4. C. Garner, T. Tatu, J. E. Reittie et al., “Genetic influences on F cells and other hematologic variables: a twin heritability study,” Blood, vol. 95, no. 1, pp. 342–346, 2000. View at Google Scholar · View at Scopus
  5. S. K. Ganesh, N. A. Zakai, F. J. A. van Rooij et al., “Multiple loci influence erythrocyte phenotypes in the CHARGE Consortium,” Nature Genetics, vol. 41, no. 11, pp. 1191–1198, 2009. View at Publisher · View at Google Scholar · View at Scopus
  6. Y. Kamatani, K. Matsuda, Y. Okada et al., “Genome-wide association study of hematological and biochemical traits in a Japanese population,” Nature Genetics, vol. 42, no. 3, pp. 210–215, 2010. View at Publisher · View at Google Scholar · View at Scopus
  7. M. A. Nalls, D. J. Couper, T. Tanaka et al., “Multiple loci are associated with white blood cell phenotypes,” PLoS Genetics, vol. 7, no. 6, Article ID e1002113, 2011. View at Publisher · View at Google Scholar · View at Scopus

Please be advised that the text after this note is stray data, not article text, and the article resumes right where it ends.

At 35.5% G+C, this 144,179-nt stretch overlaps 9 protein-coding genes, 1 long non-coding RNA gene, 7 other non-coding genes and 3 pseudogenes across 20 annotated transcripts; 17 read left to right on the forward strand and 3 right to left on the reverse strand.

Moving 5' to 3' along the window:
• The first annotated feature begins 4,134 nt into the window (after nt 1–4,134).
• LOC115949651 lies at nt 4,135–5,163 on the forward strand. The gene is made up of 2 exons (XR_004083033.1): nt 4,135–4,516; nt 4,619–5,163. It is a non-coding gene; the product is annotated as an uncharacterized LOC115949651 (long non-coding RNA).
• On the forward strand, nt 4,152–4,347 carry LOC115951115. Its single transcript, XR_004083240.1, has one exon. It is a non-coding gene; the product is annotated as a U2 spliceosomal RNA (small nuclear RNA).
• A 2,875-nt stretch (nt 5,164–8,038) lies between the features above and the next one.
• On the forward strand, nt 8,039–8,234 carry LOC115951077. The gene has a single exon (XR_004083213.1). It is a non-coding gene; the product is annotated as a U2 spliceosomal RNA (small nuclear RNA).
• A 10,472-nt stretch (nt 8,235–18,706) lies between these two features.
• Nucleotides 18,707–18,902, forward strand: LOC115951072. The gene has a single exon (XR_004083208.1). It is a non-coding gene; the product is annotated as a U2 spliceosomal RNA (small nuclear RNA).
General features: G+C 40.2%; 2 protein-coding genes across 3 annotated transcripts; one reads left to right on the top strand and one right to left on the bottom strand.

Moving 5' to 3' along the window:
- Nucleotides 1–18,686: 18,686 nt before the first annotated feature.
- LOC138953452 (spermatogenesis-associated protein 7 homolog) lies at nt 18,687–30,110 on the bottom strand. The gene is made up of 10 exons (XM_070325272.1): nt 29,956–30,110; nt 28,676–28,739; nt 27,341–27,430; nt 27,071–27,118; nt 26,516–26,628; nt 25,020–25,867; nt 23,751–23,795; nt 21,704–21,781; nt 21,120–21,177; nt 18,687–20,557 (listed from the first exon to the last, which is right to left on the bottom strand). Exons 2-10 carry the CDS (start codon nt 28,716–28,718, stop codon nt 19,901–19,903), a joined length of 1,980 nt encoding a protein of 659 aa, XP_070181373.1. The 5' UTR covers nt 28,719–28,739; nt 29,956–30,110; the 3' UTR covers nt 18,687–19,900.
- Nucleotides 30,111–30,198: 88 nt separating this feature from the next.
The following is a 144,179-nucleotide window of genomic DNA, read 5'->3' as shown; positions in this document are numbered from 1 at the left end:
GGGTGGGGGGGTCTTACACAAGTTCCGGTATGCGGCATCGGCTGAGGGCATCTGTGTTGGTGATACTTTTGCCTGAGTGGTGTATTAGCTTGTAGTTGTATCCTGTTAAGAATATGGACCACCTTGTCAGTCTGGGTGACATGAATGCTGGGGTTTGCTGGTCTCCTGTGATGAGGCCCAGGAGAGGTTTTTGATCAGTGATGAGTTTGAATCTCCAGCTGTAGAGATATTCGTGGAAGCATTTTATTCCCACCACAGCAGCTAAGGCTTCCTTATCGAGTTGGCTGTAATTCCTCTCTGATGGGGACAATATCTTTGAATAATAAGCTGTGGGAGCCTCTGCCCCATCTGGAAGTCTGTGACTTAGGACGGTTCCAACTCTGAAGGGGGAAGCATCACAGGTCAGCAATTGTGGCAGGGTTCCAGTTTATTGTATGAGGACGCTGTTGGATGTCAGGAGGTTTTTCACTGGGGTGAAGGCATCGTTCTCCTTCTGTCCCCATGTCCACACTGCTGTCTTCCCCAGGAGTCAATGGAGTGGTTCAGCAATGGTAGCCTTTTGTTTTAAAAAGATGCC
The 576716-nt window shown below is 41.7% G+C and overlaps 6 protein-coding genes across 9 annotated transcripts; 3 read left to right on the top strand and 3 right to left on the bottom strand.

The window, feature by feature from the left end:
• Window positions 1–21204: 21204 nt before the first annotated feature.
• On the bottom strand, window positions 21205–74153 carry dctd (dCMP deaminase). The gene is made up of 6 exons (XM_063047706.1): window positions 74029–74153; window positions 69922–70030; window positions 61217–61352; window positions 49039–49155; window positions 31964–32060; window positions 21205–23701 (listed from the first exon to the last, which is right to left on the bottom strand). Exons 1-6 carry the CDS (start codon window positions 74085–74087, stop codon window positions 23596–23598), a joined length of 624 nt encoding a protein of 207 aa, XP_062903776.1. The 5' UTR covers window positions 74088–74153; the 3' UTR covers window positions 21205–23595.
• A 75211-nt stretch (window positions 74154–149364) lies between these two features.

8. P. van der Harst, W. Zhang, I. Mateo Leach et al., “Seventy-five genetic loci influencing the human red blood cell,” Nature, vol. 492, no. 7429, pp. 369–375, 2012. View at Publisher · View at Google Scholar · View at Scopus
  9. N. Chami and G. Lettre, “Lessons and implications from genome-wide association studies (GWAS) findings of blood cell phenotypes,” Genes, vol. 5, no. 1, pp. 51–64, 2014. View at Publisher · View at Google Scholar · View at Scopus
  10. B. Bain, M. Seed, and I. Godsland, “Normal values for peripheral blood white cell counts in women of four different ethnic origins,” Journal of Clinical Pathology, vol. 37, no. 2, pp. 188–193, 1984. View at Publisher · View at Google Scholar · View at Scopus